By: Davide Villa, Business Development Director for EMEAI, Western Digital
Often innovations in technology can be hard to see on a tangible, everyday level. Transport, however, is an industry where the new smart city technology and advancements in the Internet of Things (IoT) can make a direct impact on everyday life. Traffic is an everyday reality for millions of people around the world. The gridlock of tires and tarmac is a constant, from the morning commute to the weekend escape, and the societal impacts are evident and traffic is a major cause in the increase in greenhouse gas emissions.
Powered by smart cameras, computer vision and robust storage solutions, Intelligent Transportation Systems (ITS) worldwide are reshaping everyday traffic and transforming the way we experience transport as part of building smarter cities.
Intelligent Transport Systems: AI-enabled autonomous transportation
Intelligent Transport Systems (ITS) is the use of advanced application of sensors, cameras and recorders to manage transportation autonomously. Applied examples of this range from the intelligent analysis and management of traffic patterns to enable pedestrian crossings, to meters used on motorway on-ramps to manage the rate of vehicles entering the road.
ITS use artificial intelligence (AI) algorithms and deep learning to analyse video data and then dispatch orders from a hub to AI-empowered devices, rather than requiring a human to manage and operate this process.
The ‘intelligent’ part of ITS is that it understands the video data; training the AI to recognise a pedestrian as a pedestrian, a bike as a bike — and so on — which is crucial to the system operating efficiently and safely.
In the past, the data analysis was only possible at a centralised location, such as a data centre; however, the rise of on-board AI chips used in smart city technology allows the analytical load to be distributed. The ability to distribute the work is crucial when working at the scale of a smart city, enabling the data to be processed more quickly at the endpoints.
The capabilities of modern ITS are already being applied worldwide. For example, the North Avenue Corridor in Atlanta utilises AI empowered devices and autonomous responses, amongst other capabilities.
The storage advancements behind the innovation
Behind an ITS lies the foundations of a complex storage architecture. Smart video solutions, which are critical to many IoT devices, require robust and resilient storage systems. The smart video sector is going through a transitional phase for recording video at scale: it has moved away from recording raw data from a standard camera to carrying out analysis on the AI-enabled camera itself. This requires robust on-board storage, like WD Purple Pro, which is specially designed for the storage needs arising from deep learning systems and AI-training solutions that power the smart video industry.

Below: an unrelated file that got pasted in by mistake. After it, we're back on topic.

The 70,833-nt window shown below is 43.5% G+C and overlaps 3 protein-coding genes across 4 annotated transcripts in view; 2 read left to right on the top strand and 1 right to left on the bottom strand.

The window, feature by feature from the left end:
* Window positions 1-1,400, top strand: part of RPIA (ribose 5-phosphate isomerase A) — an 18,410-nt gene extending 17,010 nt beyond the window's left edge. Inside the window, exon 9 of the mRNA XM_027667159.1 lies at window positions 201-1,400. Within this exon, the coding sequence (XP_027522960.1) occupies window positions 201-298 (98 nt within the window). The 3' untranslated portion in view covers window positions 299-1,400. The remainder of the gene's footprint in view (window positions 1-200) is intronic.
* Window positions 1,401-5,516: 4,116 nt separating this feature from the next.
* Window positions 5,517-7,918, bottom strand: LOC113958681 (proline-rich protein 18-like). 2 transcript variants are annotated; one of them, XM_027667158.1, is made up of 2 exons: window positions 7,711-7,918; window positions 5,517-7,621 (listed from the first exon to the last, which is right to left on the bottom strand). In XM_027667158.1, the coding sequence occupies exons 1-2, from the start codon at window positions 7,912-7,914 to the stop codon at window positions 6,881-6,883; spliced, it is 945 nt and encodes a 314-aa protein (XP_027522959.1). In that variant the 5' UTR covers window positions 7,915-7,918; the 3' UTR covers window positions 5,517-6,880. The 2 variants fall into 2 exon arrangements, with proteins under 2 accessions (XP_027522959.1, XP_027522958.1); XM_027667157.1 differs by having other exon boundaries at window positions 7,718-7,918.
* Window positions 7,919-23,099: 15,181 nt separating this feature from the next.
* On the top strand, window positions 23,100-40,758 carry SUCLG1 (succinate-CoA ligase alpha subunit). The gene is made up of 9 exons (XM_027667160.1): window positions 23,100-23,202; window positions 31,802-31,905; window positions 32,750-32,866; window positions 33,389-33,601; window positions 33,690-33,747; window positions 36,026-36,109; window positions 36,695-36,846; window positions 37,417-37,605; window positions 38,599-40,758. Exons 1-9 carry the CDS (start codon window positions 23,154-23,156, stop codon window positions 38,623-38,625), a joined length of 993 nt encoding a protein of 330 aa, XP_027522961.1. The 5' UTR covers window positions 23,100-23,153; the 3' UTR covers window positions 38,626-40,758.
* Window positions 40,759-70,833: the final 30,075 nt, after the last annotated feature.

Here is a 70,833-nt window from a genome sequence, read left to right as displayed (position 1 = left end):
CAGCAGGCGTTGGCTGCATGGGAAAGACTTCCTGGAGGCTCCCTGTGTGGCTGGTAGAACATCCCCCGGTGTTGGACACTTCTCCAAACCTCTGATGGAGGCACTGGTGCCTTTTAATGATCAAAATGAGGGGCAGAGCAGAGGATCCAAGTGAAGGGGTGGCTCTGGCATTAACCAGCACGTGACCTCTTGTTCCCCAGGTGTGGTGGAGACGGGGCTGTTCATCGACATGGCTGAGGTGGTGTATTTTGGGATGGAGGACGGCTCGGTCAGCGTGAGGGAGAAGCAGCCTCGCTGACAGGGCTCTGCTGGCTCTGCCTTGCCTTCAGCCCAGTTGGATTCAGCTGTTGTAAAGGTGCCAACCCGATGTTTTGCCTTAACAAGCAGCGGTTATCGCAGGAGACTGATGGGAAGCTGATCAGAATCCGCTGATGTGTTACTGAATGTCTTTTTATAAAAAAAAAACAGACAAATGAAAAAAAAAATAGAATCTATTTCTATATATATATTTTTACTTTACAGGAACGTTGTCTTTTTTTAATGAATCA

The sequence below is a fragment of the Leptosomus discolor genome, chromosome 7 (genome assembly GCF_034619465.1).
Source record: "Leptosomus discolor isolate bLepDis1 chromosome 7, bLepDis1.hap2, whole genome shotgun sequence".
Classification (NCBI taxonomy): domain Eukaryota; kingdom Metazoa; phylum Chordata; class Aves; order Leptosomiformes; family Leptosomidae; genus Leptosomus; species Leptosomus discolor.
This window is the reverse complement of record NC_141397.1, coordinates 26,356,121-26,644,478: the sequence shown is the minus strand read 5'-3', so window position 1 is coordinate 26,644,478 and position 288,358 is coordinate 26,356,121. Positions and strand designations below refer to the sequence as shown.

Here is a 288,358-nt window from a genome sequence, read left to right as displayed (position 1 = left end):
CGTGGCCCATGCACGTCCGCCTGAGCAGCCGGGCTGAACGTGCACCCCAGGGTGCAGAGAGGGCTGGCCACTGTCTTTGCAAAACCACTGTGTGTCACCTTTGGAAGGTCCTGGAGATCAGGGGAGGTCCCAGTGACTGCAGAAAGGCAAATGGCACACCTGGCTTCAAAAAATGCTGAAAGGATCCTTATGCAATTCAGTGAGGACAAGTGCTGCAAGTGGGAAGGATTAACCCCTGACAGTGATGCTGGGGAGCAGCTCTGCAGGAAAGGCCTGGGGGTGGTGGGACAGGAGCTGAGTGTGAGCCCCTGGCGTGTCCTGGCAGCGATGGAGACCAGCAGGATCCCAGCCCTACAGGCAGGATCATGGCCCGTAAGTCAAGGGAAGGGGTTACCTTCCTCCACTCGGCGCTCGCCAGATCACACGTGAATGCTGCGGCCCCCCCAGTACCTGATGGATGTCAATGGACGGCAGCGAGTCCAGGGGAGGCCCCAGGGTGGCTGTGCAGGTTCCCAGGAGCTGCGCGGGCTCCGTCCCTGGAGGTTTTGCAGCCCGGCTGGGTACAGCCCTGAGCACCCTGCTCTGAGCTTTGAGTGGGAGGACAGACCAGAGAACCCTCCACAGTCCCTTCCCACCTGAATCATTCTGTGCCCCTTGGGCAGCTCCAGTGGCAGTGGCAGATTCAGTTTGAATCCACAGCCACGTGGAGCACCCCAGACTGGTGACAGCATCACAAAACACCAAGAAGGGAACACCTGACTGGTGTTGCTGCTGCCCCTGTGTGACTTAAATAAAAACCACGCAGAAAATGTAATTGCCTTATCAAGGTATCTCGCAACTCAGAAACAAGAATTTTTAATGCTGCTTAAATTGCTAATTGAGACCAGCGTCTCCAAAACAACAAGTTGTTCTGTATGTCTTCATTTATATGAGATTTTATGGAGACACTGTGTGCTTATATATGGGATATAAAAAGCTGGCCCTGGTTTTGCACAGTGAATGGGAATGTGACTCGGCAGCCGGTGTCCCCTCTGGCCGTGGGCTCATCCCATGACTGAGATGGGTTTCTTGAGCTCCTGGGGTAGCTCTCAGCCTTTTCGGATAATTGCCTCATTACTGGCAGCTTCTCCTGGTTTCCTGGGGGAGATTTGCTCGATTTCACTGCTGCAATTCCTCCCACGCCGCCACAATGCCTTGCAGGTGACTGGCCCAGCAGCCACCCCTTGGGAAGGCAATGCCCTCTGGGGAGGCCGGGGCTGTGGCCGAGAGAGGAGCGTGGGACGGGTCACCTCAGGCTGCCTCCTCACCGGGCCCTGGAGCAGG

Storage systems like these, including smart video-optimised HDDs, boast the ability to record up to 64 HD streams simultaneously. Improved workload and performance also enable the drives to keep up with the demands of AI functionality, including pattern matching and object recognition. By combining video stream recording optimisation with top tier durability and capacity, smart video solutions and AI-analytics have the necessary foundations in place to operate at optimum levels for thousands of hours.
Looking forward: sustainability, economic advantages and higher quality of life
It’s still early days for ITS implementations, yet, signs suggest it’s worth the investment for enterprises and public organisations alike. A joint study from London School of Economics, Temple University and the University of Houston, found evidence of substantive economic and time saving benefits. The research revealed that ITS systems in 99 cities recovered 175 million hours of travel time a year, prevented 53 million gallons of fossil fuel consumption a year, and reduced CO2 emissions by 10 billion pounds a year.
Beyond the sustainability advantages of intelligent transport, there is also evidence to suggest an economic boost as a result. The Brookings Institute found that automated vehicular systems might save Americans $507 billion in productivity and $488 billion in accident reduction. Moreover, in 2016 McKinsey estimated that the adoption of smart mobility services could generate $2.5 trillion worldwide.
Whilst the economic, public health, and environmental impacts of ITS could be immense in scale, the on-the-ground improvements for quality of life for the city’s residents should not be disregarded. These technologies will make getting around the city easier and more efficient, and life more enjoyable. ITS and similar smart city developments empower city planners, engineers, and designers to imagine new cityscapes.
From more walkable cities and hyper efficient transportation to cleaner and safer public space, ITS offers the potential to transform our cities, the opportunity to use technology such as smart cameras, computer vision and storage to improve transport, is one city leaders will be smart to take advantage of.